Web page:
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From COVID-19 to the war in Ukraine: evidence of a Schumpeterian transformation of food logistics


This study analyzes the changes that have occurred in food logistics in the three years since the emergence of the COVID-19 pandemic and the one year since the war in Ukraine commenced. Food logistics companies are highly sensitive to demand shocks, energy prices, and staff availability. In this study, “first-hand” information was collected in the Iberian Peninsula, and it showed a process of Schumpeterian transformation. This crisis environment in which food logistics companies have been operating has opened a unique opportunity to renew operating procedures and seek new solutions, products, and markets. Therefore, food logistics companies have developed more effective communication strategies and innovative, profitable, and forward-looking commercial strategies to adapt to the new needs of their clients, applied more efficient transport planning and management methods, implemented new technologies to increase automation and digitization in warehouses, transport platforms, and trucks, and boosted market concentration and investment in infrastructure. Therefore, public authorities and top executives must focus on promoting and facilitating these improvements.


The coronavirus disease 2019 (COVID-19) lockdown put unexpected strain on the food supply chain, simultaneously affecting production, processing, transport, logistics, and final demand. In this context, the relevant actors quickly reorganized the food supply chain to ensure food availability, thus demonstrating their flexibility and resilience (Food and Agriculture Organization of the United Nations [FAO] 2021). However, these unprecedented tensions have been exacerbated instead of disappearing. Shortage of raw materials, supplies, and human capital, carrier strikes, and inflationary tensions caused by the escalation in gas, electricity, and fuel prices, all factors that have appeared in the context of the war in Ukraine, have been restricting companies, especially the most energy-dependent ones.

This paper focuses on cold chain logistics (CCL) companies, operators specializing in refrigerated storage and transport activities, because they depend heavily on energy and increased energy costs directly affect their bottom line. The study area was the Iberian Peninsula (IP), which plays a strategic role as a national and international food supplier. According to the Annual Food Industry Report published by the Ministry of Agriculture, Fisheries and Food (Ministerio de Agricultura, Pesca y Alimentación—MAPA) (MAPA 2022), cold chain logistics accounted for around 2.5% of the Gross Domestic Product (GDP) of the food industry in Spain and Portugal in 2021.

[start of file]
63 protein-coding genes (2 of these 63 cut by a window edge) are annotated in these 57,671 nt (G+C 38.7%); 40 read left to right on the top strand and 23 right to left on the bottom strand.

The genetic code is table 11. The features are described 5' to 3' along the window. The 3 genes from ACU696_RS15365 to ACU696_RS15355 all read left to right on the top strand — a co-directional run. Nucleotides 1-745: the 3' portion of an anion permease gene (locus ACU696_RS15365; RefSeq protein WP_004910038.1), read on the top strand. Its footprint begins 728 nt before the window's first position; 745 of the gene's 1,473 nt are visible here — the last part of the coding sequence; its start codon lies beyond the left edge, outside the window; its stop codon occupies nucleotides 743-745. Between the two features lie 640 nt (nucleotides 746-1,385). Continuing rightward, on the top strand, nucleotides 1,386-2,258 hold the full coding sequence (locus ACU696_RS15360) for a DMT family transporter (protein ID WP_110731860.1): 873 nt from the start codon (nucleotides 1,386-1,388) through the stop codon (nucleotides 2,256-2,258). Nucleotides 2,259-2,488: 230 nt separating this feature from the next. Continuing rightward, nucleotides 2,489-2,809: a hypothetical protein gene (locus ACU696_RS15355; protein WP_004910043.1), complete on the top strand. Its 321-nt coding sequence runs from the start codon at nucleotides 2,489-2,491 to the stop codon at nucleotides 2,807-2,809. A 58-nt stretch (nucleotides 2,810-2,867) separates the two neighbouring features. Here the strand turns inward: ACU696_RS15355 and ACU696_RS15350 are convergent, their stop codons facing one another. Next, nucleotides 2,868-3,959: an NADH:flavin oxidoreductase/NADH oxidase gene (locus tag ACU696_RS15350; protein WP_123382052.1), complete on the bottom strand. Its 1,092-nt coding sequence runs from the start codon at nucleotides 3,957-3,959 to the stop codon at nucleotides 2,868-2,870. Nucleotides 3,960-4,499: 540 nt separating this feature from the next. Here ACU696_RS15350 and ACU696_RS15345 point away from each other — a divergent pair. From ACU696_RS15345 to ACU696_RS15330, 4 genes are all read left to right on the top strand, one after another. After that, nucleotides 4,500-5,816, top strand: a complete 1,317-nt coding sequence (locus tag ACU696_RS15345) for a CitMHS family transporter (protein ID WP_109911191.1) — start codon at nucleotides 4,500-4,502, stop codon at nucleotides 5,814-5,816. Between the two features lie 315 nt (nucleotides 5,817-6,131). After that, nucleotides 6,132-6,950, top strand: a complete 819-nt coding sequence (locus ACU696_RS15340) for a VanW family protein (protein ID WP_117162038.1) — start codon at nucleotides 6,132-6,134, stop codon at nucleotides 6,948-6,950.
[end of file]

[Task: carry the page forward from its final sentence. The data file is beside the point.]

A crisis is a time of change, and companies that adapt their strategies to it and survive become stronger. This dynamic has been supported by economists such as David Ricardo, Friedman, Samuelson, and Schumpeter. Schumpeter argued that progress and creation require simultaneous destruction. According to his central idea, creative destruction is the motor of development, and the key element in this process is the differential innovative capacity of economic agents to generate new products, processes, organizational methods, and means of market access. Hence, the “Schumpeter Paradigm” states that any economic crisis opens opportunities for structural changes, which are not possible during periods of prosperity. Along these lines, Rothengatter (2011) simulated different scenarios for the 27 EU member states and, applying the “Schumpeter Paradigm,” established how the 2008 financial crisis prompted changes in the transport sector, making operations more efficient in terms of their planning and management methods and tools and more environmentally friendly. Subsequently, opportunities for sector renewal opened in several countries subjected to austerity measures (Gomes et al. 2015; Seign et al. 2015).

Identifying previous studies is essential to understand the contributions of this paper to the literature. Among these studies, Ferreira and do Couto (2015), Schneider et al. (2010), Tsekeries (2013) and Stamos et al. (2016) stand out for having quantified the decrease in road freight transport activities in southern Europe resulting from the 2008 financial crisis. Paradoxically, they also demonstrated how those years of austerity measures provided opportunities for companies to develop innovative, cost-effective, and forward-thinking problem-solving strategies. When addressing the stresses caused by COVID-19, Deconinck et al. (2020) and Hobbs (2020, 2021) highlighted the high speed at which the actors in the supply chain were able to reorganize logistics to ensure uninterrupted food availability in the developed world.

In this context, this study aims to determine if CCL companies can innovate and find new solutions, products, and markets in the current economic chaos. For this purpose, the following specific objectives have been set:

  1. 1.

    Segmenting the perishable foods logistics market, thus recognizing the key stakeholders that use logistics services.

  2. 2.

    Assessing the economic size of the market to characterize its importance.

  3. 3.